Lola Falana: “First Lady of Las Vegas” “Queen of Las Vegas”

UNSPECIFIED - CIRCA 1970: Photo of Lola Falana Photo by Michael Ochs Archives/Getty Images
UNSPECIFIED – CIRCA 1970: Photo of Lola Falana Photo by Michael Ochs Archives/Getty Images

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Born: Loletha Elyane Folana on September 11, 1942, Camden New, Jersey

Parents: Cleo Falana (Mother), Bennett Falana (Father)

Siblings:  ?

Spouse: Feliciano “Butch” Tavares (married: 1971, divorced: 1975)

                                                                                       Lola and Butch

Children: 0

Education: Germantown High School

Occupation: Singer, Dancer, and Actress; later became a Roman Catholic evangelist

Accomplishments, Achievements, and Contributions: From Wikipedia

While dancing in a nightclub, Falana was discovered by Sammy Davis Jr., who gave her a featured role in his 1964 Broadway musical Golden Boy. Her first single, “My Baby”, was recorded for Mercury Records in 1965. Later in her career she recorded under Frank Sinatra‘s record label. In the late 1960s Falana was mentored by Davis. In 1966 Davis cast her, along with himself, Ossie Davis, and Cicely Tyson, in her first film role in the film, A Man Called Adam.

Falana became a major star of Italian cinema beginning in 1967. In Italy she learned to speak fluent Italian while starring in three movies, the first of which was considered a spaghetti western. She was known as the “Black Venus”. During this time she was busy touring with Davis as a singer and dancer, making films in Italy, and reprising her role in Golden Boy during its revival in London.

In 1969 Falana ended her close working relationship with Sammy Davis Jr., though the two remained friends. “If I didn’t break away,” Lola told TV Guide, “I would always be known as the little dancer with Sammy Davis Jr. … I wanted to be known as something more.” The previous year, Sammy Davis Jr. was divorced by his second wife, May Britt, after Davis admitted to having had an affair with Falana.

In 1970, Falana made her American film debut in The Liberation of L.B. Jones and was nominated for the Golden Globe Award for New Star Of The Year – Actress for her performance. That same year she posed forPlayboy magazine. She was the first black woman to model for a line of cosmetics that was not targeted solely at blacks, in the successful Faberge Tigress perfume ads. In those early years, she also starred in a few movies considered to be of the blaxploitation genre. She appeared at the Val Air Ballroom sponsored by Black Pride, Inc., in 1978.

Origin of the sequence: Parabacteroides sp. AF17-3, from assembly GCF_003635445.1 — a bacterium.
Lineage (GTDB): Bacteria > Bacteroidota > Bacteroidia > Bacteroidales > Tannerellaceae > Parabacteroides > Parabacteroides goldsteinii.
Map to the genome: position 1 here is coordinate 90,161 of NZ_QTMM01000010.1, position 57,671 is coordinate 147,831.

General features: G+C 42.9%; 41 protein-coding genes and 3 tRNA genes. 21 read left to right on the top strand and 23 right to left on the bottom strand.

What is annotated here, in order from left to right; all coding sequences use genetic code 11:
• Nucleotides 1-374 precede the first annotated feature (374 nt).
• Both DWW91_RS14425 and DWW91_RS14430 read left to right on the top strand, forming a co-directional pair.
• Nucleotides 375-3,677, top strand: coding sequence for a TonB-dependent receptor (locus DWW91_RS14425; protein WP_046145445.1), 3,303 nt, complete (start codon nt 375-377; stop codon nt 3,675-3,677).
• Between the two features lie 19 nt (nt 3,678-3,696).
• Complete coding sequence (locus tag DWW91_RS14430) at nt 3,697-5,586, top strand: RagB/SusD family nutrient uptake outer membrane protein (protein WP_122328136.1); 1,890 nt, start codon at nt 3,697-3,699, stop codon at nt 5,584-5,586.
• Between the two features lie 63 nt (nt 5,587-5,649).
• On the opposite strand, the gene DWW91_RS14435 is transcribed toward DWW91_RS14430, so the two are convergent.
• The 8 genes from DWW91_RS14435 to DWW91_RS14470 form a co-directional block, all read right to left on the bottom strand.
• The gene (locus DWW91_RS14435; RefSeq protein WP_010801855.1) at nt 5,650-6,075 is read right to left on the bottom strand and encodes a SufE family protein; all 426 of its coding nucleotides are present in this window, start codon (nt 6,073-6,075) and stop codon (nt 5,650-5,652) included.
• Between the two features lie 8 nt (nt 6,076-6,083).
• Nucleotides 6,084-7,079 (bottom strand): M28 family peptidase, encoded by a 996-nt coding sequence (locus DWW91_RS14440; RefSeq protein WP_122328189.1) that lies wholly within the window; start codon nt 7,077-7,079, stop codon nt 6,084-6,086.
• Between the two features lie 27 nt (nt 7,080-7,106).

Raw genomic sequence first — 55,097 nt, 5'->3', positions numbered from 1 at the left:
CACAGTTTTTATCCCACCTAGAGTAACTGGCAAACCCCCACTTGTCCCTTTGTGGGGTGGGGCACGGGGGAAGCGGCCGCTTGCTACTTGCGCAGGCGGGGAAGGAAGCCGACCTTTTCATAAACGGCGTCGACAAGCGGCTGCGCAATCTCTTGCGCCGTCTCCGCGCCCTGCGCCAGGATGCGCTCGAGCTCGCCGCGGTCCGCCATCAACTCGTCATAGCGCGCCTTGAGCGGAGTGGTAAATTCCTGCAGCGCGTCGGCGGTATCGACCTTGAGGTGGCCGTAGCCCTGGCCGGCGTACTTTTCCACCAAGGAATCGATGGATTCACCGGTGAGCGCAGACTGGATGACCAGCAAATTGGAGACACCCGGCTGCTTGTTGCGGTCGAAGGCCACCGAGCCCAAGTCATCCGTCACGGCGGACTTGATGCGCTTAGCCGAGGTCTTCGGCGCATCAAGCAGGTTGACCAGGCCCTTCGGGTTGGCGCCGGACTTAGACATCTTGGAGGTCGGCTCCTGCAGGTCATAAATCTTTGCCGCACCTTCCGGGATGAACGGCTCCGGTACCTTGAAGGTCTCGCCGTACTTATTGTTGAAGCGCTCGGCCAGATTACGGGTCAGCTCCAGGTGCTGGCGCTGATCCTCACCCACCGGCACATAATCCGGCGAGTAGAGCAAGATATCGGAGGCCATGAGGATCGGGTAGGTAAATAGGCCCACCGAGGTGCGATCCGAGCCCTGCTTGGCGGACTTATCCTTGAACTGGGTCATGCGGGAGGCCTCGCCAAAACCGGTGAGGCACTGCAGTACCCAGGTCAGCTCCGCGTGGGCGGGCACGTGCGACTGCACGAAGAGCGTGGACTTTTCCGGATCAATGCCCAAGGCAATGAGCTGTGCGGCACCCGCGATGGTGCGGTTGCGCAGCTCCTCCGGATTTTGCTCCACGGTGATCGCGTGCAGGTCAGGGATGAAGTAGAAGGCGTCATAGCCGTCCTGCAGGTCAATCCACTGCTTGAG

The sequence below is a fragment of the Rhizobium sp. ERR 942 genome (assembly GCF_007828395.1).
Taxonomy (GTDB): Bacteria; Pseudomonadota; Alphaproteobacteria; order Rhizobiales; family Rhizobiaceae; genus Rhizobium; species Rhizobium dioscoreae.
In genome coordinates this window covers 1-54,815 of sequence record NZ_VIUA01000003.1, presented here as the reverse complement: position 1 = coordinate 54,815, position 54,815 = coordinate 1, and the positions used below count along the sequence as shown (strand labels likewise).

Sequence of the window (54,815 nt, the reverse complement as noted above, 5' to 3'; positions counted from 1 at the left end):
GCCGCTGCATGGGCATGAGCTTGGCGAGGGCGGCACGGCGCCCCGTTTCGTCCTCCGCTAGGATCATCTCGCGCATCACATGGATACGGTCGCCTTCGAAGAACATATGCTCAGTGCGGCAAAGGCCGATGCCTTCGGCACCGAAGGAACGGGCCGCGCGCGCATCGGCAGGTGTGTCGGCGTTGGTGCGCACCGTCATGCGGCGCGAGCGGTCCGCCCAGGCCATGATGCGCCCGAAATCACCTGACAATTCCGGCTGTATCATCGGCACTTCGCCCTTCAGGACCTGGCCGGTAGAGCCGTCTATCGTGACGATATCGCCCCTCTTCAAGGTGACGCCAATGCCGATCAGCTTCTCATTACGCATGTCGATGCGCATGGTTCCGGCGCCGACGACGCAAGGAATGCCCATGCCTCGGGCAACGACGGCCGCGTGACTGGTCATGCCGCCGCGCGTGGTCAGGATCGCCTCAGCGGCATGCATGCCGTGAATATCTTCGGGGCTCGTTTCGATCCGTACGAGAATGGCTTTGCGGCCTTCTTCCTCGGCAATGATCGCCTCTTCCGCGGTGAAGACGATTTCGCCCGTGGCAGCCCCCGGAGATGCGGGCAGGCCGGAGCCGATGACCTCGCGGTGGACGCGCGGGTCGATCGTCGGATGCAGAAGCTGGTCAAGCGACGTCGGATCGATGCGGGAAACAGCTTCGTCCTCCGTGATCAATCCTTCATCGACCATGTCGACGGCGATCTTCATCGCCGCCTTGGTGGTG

American TV audiences became familiar with Falana during the early 1970s. She often appeared on The Joey Bishop Show and The Hollywood Palace, displaying her talent for music, dance, and light comedy. These appearances led to more opportunities.

She was the first supporting player hired by Bill Cosby for his much-anticipated variety hour, The New Bill Cosby Show, which made its debut on September 11, 1972 (her 30th birthday) on CBS. Cosby had met Falana in his college days, when he was a struggling comic and she was a 14-year-old dancing for $10 a show in Philadelphia nightclubs.[citation needed] Throughout the mid-1970s Falana made guest appearances on many popular TV shows, including The Tonight Show Starring Johnny Carson, The Muppet Show, Laugh-In and The Flip Wilson Show. She also starred in her own television specials.

In 1975, her disco record “There’s A Man Out There Somewhere” reached #67 on the Billboard R&B chart. That same year, she returned to Broadway as the lead in the musical Doctor Jazz. Although the production closed after just five performances, Lola was nominated for a Tony Award and won the 1975 Theater World Award.

With help from Sammy Davis, Falana brought her act to Las Vegas and became a top draw there. By the late 1970s, she was considered the Queen of Las Vegas. She played to sold-out crowds at The Sands, The Riviera, and the MGM Grand hotels. Finally,  The Aladdin offered her $100,000 a week to perform. At the time, Falana was the highest paid female performer in Las Vegas. Her show ran twenty weeks a year and became a major tourist attraction.

While still playing to sell-out crowds in Las Vegas, Falana joined the cast of a short-lived CBS soap opera, Capitol, as Charity Blake, a wealthy entertainment mogul. In 1983, Falana was appearing at Bally’s hotel and casino in Atlantic City and, while playing baccarat, won a minority stake in the New York Mets, a stake she held until she sold it in 1988 for 14 million dollars to Frank Cashen.

Awards/Honors: 1975 Theatre World Reward

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lola_falana_unlvsc_0049_0251_WEB                                                                                                         Lola Falana

                                          Lola Falana Today

I Salute This AMAZING  HER-story sista!

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13 thoughts on “Lola Falana: “First Lady of Las Vegas” “Queen of Las Vegas”

    1. Yep. Same with my older male relatives. She was a true sex symbol. She still looks great! BTW, it’s interesting that she was the highest paid woman performer in Las Vegas. It’s always a white woman that gets paid more (in most cases).

      Liked by 1 person

    1. Nah, I get a full waiver on the re-blogs, lol! Lola as the highest paid woman performer in Las Vegas is in the second to last paragraph (I bolded it), but noooo you didn’t see that, now did ya because you were smitten by the beauty of the women in these last few profiles, LOL!

      Liked by 1 person

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